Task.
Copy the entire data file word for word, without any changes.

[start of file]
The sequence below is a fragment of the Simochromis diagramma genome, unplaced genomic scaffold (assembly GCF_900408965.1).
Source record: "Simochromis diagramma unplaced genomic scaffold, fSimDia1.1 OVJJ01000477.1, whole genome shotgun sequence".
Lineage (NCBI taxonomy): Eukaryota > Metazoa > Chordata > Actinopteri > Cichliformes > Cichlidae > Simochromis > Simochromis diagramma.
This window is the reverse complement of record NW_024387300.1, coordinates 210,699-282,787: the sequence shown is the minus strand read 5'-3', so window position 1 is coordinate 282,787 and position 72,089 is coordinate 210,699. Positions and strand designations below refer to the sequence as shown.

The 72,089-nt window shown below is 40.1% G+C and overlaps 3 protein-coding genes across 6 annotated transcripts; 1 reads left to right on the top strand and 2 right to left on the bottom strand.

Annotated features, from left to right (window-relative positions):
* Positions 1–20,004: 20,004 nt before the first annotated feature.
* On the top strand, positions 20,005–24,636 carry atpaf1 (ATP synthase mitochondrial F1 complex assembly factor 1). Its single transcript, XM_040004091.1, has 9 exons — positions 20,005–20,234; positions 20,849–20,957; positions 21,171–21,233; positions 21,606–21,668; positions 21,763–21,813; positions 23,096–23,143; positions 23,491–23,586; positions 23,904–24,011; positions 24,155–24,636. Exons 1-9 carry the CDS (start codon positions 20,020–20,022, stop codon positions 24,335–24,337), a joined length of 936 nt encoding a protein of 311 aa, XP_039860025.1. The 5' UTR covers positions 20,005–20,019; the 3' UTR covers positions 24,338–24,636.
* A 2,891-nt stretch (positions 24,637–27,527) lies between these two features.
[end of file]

The sequence below is a fragment of the Simochromis diagramma genome, unplaced genomic scaffold (assembly GCF_900408965.1).
Source record: "Simochromis diagramma unplaced genomic scaffold, fSimDia1.1 OVJJ01000477.1, whole genome shotgun sequence".
Lineage (NCBI taxonomy): Eukaryota > Metazoa > Chordata > Actinopteri > Cichliformes > Cichlidae > Simochromis > Simochromis diagramma.
This window is the reverse complement of record NW_024387300.1, coordinates 210,699-282,787: the sequence shown is the minus strand read 5'-3', so window position 1 is coordinate 282,787 and position 72,089 is coordinate 210,699. Positions and strand designations below refer to the sequence as shown.

The 72,089-nt window shown below is 40.1% G+C and overlaps 3 protein-coding genes across 6 annotated transcripts; 1 reads left to right on the top strand and 2 right to left on the bottom strand.

Annotated features, from left to right (window-relative positions):
* Positions 1–20,004: 20,004 nt before the first annotated feature.
* On the top strand, positions 20,005–24,636 carry atpaf1 (ATP synthase mitochondrial F1 complex assembly factor 1). Its single transcript, XM_040004091.1, has 9 exons — positions 20,005–20,234; positions 20,849–20,957; positions 21,171–21,233; positions 21,606–21,668; positions 21,763–21,813; positions 23,096–23,143; positions 23,491–23,586; positions 23,904–24,011; positions 24,155–24,636. Exons 1-9 carry the CDS (start codon positions 20,020–20,022, stop codon positions 24,335–24,337), a joined length of 936 nt encoding a protein of 311 aa, XP_039860025.1. The 5' UTR covers positions 20,005–20,019; the 3' UTR covers positions 24,338–24,636.
* A 2,891-nt stretch (positions 24,637–27,527) lies between these two features.